Each time a Top Fuel or Funny Car goes down that 1000-foot track, it costs, on average, $4000. Well, that’s if everything goes right. Where does the money go? Well, nitromethane costs about $35 to $40 per US gallon and a nitro car goes through it at about 65 US gallons per minute. Each spark plug is used up in the engine and each one costs anywhere from $5 to $9 each and there are two per cylinder per run. Copper head gaskets are replaced after every run, and those are about $200 per side per run. Tires usually last about four to six runs and cost $900 each. So, you can see the costs begin to add up. It makes you wonder how any self-funded team can do it, though there are a few.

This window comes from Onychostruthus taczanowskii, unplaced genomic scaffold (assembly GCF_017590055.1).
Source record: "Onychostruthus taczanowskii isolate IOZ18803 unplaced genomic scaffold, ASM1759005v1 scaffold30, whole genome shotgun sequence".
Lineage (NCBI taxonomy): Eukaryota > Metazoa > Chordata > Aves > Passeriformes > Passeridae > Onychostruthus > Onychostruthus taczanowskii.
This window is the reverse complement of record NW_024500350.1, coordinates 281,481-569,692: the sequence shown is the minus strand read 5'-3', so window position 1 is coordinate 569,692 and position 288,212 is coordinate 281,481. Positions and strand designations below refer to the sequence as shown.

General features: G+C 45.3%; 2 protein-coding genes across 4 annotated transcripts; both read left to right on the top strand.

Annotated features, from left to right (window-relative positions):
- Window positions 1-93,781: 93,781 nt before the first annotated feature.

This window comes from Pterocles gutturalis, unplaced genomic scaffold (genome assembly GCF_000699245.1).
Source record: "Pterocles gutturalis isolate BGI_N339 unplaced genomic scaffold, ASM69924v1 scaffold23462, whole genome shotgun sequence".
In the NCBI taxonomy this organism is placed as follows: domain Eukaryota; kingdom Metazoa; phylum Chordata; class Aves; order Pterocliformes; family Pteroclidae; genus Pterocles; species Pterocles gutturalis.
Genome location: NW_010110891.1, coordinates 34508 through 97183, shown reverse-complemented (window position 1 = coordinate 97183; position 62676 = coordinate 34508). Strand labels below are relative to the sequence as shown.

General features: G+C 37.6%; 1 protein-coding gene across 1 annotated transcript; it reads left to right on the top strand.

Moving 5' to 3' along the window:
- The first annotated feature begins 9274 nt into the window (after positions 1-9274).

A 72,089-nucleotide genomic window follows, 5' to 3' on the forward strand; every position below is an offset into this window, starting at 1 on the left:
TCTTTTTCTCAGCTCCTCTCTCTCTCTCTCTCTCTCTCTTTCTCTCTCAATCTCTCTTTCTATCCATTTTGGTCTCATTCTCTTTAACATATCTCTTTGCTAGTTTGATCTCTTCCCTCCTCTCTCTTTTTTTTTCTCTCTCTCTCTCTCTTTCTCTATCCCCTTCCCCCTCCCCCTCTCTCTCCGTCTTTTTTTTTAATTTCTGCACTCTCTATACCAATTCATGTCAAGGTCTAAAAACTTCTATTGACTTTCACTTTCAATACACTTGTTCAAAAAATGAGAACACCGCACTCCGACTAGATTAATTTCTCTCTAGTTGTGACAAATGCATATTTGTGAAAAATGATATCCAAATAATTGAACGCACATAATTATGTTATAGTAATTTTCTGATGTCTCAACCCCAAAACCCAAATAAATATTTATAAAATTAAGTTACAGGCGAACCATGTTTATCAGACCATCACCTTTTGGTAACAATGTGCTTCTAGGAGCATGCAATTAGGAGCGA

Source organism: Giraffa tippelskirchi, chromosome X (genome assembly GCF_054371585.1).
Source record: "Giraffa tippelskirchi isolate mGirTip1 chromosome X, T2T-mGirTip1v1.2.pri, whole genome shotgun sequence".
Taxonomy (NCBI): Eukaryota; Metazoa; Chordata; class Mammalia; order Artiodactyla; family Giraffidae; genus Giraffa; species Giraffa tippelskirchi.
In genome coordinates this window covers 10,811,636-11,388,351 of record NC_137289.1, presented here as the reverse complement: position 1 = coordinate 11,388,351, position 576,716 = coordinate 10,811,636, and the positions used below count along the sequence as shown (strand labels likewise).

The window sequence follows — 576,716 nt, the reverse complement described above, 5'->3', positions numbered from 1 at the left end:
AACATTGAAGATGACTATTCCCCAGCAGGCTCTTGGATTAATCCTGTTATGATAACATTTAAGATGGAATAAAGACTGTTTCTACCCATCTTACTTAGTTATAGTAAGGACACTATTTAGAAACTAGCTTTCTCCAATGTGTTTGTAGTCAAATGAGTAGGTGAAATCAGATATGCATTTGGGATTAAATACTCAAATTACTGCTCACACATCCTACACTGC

It was a private team, Dote Racing, that allowed Leah Pritchett to get her start and now she’s the fastest woman in the NHRA and the fastest driver (unofficially) in Top Fuel’s 1000-foot history having recently run a 3.654 elapsed time at 331.85mph (534km/h) in testing. John Force was once a privateer Funny Car driver before he became the household name for the NHRA and the 16-time Funny Car champion.
A career in nitro cars doesn’t always work out, but when it does there is nothing quite like it. Fitting as it’s exactly like a run in a nitro car – flirting between that fine line of glory or disaster. There is nothing like them and it’s why crowds gather into the stands when these cars fire up.
Written by Justin Banner
Photos by Larry Chen
Cutting Room Floor